Sharks aren’t as scary as what you see on TV

If the fear of sharks keeps you from enjoying the ocean, you’re not alone. It’s a fear shared by millions — instilled into the public consciousness largely with the 1975 release of the movie Jaws and perpetuated by films like Open Water and The Shallows ever since.

However, it is also a fear that is largely unfounded. Shark-related incidents are rare — in 2016, the International Shark Attack File shows that there were 81 unprovoked attacks worldwide, of which only four were fatal. The reality is that sharks are not the mindless killers they are so often portrayed to be. Instead, they are supremely evolved animals with seven different senses and skeletons made entirely of cartilage. Some sharks can accurately navigate across oceans, while others are capable of reproducing without having sex.

Above all, sharks fulfil a vital role as apex predators. They are responsible for maintaining the balance of the marine ecosystem — and without them, the planet’s reefs would soon become barren. Here’s why sharks should be respected and conserved, rather than feared.

For most people, the word “shark” conjures up mental images of thrashing great whites, their open jaws lined with serrated teeth and smeared with blood. There are more than 400 different shark species, ranging from the dwarf lantern shark (a species smaller than the human hand), to the whale shark, an ocean giant that can grow to over 40 feet/12 meters in length. Most shark species are considered harmless. In fact, most are smaller than humans and instinctively avoid contact with them.

Three of the largest shark species (the whale shark, the basking shark, and the megamouth shark) are filter-feeders and live on a diet made up predominantly of plankton. Only a handful of species have been implicated in shark-related incidents, and of these, only three are routinely considered dangerous to humans. These are the great white, the bull shark, and the tiger shark. All three are large, predatory and occur globally in areas shared by human water-users, increasing the likelihood of an encounter.

However, in countries like Fiji and South Africa, tourists dive safely with these species every day, often without the protection of a cage!

Sharks typically avoid attacking animals larger than themselves, as the risk of injury is too great. For most species, this means that humans are automatically off the menu. Research shows that even larger sharks like great whites and bull sharks do not intentionally hunt people for food. Instead, they favour prey with a high fat content, such as seals or tuna.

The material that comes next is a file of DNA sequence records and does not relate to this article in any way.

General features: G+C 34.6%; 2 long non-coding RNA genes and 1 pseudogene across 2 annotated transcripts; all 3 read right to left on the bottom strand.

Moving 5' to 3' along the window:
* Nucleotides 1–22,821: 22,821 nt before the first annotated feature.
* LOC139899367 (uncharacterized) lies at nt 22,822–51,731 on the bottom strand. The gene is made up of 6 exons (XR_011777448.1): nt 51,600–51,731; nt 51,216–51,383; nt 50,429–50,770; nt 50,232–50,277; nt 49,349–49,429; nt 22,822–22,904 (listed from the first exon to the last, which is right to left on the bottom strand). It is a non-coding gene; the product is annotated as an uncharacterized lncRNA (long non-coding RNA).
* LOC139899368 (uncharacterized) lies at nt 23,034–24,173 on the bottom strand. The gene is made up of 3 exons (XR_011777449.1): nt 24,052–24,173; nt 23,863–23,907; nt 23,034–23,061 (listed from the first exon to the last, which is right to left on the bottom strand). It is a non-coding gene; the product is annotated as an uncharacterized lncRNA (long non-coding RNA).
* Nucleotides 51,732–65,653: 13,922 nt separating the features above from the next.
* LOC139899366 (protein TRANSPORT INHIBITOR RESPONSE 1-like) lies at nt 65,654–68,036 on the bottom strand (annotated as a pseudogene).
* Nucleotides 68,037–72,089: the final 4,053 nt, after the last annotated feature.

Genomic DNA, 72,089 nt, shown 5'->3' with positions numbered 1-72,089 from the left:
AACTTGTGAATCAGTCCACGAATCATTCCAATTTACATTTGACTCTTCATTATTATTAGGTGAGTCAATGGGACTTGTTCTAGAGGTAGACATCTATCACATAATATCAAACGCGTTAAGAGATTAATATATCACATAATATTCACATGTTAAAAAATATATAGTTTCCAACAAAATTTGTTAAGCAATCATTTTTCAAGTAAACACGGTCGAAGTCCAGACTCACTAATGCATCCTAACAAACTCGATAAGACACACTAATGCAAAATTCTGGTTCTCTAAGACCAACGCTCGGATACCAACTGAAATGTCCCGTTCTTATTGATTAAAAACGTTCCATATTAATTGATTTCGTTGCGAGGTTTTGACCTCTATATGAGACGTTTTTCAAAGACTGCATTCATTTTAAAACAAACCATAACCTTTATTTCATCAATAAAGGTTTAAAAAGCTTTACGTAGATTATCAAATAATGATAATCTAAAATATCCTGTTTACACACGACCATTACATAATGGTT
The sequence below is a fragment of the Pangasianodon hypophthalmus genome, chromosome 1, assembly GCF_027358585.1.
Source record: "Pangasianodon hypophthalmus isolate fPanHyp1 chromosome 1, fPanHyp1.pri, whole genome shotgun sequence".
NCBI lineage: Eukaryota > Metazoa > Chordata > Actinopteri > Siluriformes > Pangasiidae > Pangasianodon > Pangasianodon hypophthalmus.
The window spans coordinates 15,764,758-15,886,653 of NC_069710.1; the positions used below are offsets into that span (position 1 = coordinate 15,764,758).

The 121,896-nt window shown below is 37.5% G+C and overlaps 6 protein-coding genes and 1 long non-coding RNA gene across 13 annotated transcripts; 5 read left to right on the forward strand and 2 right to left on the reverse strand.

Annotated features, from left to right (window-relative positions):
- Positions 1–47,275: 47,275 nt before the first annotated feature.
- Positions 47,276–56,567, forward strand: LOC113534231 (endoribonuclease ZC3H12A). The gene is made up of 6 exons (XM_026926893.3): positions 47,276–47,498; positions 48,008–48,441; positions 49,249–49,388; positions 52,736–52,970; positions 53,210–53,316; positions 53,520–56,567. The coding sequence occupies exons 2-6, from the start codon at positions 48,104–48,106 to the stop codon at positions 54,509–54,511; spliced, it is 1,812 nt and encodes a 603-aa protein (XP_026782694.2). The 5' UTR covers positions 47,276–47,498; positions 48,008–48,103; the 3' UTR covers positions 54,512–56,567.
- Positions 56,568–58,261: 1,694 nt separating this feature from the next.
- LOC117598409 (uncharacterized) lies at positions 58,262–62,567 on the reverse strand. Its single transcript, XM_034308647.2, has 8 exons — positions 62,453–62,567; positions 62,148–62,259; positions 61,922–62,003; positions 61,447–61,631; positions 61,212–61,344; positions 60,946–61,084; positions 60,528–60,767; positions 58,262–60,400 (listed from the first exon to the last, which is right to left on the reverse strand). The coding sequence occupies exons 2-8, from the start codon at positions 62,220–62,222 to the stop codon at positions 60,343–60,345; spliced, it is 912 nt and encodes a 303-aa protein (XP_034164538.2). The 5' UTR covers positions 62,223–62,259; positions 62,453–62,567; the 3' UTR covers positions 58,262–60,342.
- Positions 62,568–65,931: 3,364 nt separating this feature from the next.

Some scientists believe that attacks are a case of mistaken identity. Great whites, tiger sharks and bull sharks all hunt from below, and may confuse the silhouette of a person on the surface for that of a seal or turtle (particularly if the person is lying on a surfboard). Other scientists disregard this theory, arguing that sharks are too intelligent to confuse people for prey. After all, sharks have an amazingly well-developed sense of smell, and humans smell nothing like seals.

Instead, it’s likely that most attacks are simply the result of curiosity. Sharks don’t have hands — when they want to investigate an unknown object, they use their teeth. This theory is supported by the fact that very few shark attack victims are eaten. Instead, most people are bitten once, before the shark loses interest and swims away. Unfortunately, injuries are often so severe that the victim dies from trauma and loss of blood before they can receive adequate medical attention.

If you’re still nervous, consider that there are several easy steps you can take to minimize the risk of shark attack. The first is to stay out of the water at dawn and dusk, which is when most large shark species hunt. The second is to take off any shiny jewellery, as the glint of silver and gold can easily be mistaken for the shimmering scales of a prey fish.

It’s more likely that a shark’s curiosity may be piqued by the contrast of the lighter shade against the dark blue of the sea. As such, if you plan on spending a lot of time in the water, it’s a good idea to avoid pale colours when picking out fins or bathing suits — and to cover up pale skin with a wetsuit, gloves, or booties. How you spend your time in the water is also a factor. Because sharks hunt from below, surfers and surface swimmers are more at risk than scuba divers. Spearfishermen need to be particularly careful, as sharks are inevitably drawn by the scent and movement of dying fish. Sharks can pick up vibrations in the water and may be attracted by splashing on the surface. Consequently, if you’re diving with sharks, making as little commotion as possible when entering and exiting the water is advised. Contrary to popular belief, there is no evidence that sharks are attracted by the scent of menstrual blood or human urine.

Rather than fearing an outdated Hollywood stereotype, consider finding out the truth about sharks for yourself. There are plenty of places all over the world that offer safe encounters with sharks in their natural habitat. Whether you choose to swim with reef sharks in the Bahamas, or go cage-diving with great whites in South Africa or Mexico, seeing them first-hand is the only way to truly appreciate the beauty and grace of the world’s most maligned predator! 

Ultimately, if you’re still afraid of sharks, remember that avoiding an attack is as easy as staying out of the sea. On the other hand, more than a quarter of shark and ray species are already threatened with extinction – for them, there is nowhere left to hide.